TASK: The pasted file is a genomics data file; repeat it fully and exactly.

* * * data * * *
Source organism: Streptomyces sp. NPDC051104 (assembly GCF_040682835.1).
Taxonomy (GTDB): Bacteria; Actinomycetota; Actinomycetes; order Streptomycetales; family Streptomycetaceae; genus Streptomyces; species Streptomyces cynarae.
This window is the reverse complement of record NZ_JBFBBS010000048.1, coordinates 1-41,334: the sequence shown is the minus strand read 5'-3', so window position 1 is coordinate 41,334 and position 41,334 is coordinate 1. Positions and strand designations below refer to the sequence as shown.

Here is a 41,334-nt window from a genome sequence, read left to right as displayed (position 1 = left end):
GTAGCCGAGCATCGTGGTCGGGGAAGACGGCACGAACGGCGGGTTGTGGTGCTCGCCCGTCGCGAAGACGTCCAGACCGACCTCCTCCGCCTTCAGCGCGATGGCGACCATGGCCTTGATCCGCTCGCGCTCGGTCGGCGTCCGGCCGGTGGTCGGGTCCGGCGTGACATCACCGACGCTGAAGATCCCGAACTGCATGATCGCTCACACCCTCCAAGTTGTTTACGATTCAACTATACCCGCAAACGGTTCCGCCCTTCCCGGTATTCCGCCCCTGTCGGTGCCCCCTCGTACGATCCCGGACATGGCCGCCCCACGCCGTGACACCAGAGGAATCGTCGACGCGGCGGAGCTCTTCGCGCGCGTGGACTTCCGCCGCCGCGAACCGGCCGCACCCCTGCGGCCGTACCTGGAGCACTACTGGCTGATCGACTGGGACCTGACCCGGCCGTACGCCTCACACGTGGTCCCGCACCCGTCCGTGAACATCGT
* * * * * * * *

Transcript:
Source organism: Streptomyces sp. NPDC051104 (assembly GCF_040682835.1).
Taxonomy (GTDB): Bacteria; Actinomycetota; Actinomycetes; order Streptomycetales; family Streptomycetaceae; genus Streptomyces; species Streptomyces cynarae.
This window is the reverse complement of record NZ_JBFBBS010000048.1, coordinates 1-41,334: the sequence shown is the minus strand read 5'-3', so window position 1 is coordinate 41,334 and position 41,334 is coordinate 1. Positions and strand designations below refer to the sequence as shown.

Here is a 41,334-nt window from a genome sequence, read left to right as displayed (position 1 = left end):
GTAGCCGAGCATCGTGGTCGGGGAAGACGGCACGAACGGCGGGTTGTGGTGCTCGCCCGTCGCGAAGACGTCCAGACCGACCTCCTCCGCCTTCAGCGCGATGGCGACCATGGCCTTGATCCGCTCGCGCTCGGTCGGCGTCCGGCCGGTGGTCGGGTCCGGCGTGACATCACCGACGCTGAAGATCCCGAACTGCATGATCGCTCACACCCTCCAAGTTGTTTACGATTCAACTATACCCGCAAACGGTTCCGCCCTTCCCGGTATTCCGCCCCTGTCGGTGCCCCCTCGTACGATCCCGGACATGGCCGCCCCACGCCGTGACACCAGAGGAATCGTCGACGCGGCGGAGCTCTTCGCGCGCGTGGACTTCCGCCGCCGCGAACCGGCCGCACCCCTGCGGCCGTACCTGGAGCACTACTGGCTGATCGACTGGGACCTGACCCGGCCGTACGCCTCACACGTGGTCCCGCACCCGTCCGTGAACATCGT